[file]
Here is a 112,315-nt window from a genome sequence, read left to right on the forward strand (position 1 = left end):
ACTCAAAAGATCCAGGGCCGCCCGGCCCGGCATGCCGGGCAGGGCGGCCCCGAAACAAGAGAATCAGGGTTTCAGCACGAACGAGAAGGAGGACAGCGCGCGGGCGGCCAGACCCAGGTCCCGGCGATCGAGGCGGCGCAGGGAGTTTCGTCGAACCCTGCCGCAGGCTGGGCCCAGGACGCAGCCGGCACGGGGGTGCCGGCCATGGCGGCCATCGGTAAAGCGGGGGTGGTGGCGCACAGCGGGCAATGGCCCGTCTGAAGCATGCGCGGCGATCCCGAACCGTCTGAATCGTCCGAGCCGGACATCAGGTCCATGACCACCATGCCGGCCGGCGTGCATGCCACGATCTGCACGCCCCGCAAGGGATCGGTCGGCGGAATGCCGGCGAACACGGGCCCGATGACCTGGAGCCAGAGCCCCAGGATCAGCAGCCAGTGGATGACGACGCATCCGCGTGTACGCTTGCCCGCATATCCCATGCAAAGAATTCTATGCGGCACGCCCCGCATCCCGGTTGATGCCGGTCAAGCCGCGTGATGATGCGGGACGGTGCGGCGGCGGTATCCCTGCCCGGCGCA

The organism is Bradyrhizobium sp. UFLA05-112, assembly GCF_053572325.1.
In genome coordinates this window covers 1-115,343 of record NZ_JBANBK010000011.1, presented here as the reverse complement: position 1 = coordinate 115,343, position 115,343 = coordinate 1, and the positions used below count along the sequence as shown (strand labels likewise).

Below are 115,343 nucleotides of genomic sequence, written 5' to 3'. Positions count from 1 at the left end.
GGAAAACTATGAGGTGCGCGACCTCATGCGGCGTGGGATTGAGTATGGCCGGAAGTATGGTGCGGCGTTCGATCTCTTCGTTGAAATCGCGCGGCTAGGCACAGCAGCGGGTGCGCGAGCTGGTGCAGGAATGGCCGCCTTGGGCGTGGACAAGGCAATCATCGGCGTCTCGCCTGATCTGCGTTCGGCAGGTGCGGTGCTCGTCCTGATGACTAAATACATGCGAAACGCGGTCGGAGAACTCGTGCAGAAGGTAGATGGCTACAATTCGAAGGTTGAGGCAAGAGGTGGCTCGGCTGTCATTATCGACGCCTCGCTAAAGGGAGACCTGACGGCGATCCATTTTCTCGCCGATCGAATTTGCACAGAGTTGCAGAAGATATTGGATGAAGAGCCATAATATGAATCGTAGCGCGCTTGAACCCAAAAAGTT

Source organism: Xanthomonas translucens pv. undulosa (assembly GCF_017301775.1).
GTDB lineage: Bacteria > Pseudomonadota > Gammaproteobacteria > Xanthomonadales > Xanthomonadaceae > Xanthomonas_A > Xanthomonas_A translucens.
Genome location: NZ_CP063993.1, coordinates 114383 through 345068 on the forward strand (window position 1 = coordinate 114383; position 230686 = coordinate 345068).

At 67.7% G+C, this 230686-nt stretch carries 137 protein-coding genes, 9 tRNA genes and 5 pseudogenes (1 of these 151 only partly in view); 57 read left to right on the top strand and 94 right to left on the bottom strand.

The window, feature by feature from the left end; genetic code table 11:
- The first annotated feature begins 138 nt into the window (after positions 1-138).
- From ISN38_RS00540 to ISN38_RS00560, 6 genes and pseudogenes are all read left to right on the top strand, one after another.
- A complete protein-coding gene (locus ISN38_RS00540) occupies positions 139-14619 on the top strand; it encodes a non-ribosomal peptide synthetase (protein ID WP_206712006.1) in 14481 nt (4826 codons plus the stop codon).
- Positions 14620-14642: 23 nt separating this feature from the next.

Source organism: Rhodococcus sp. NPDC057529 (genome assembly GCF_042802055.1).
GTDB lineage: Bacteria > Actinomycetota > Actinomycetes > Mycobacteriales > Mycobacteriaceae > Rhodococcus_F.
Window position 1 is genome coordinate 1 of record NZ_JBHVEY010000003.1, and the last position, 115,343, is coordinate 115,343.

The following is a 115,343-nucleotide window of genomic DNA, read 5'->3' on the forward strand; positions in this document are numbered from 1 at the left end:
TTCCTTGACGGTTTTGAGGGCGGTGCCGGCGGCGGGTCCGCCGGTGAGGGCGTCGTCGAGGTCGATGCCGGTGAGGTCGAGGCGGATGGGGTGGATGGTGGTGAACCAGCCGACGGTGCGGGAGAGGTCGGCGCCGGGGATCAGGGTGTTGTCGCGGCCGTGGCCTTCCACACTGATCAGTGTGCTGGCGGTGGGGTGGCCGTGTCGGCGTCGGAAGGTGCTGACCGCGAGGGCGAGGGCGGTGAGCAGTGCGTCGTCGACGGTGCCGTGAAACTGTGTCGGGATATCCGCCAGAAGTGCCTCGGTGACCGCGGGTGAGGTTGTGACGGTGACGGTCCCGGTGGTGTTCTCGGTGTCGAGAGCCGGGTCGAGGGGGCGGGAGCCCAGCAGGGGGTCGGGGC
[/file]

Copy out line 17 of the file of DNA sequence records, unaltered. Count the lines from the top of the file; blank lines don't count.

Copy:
GTDB lineage: Bacteria > Actinomycetota > Actinomycetes > Mycobacteriales > Mycobacteriaceae > Rhodococcus_F.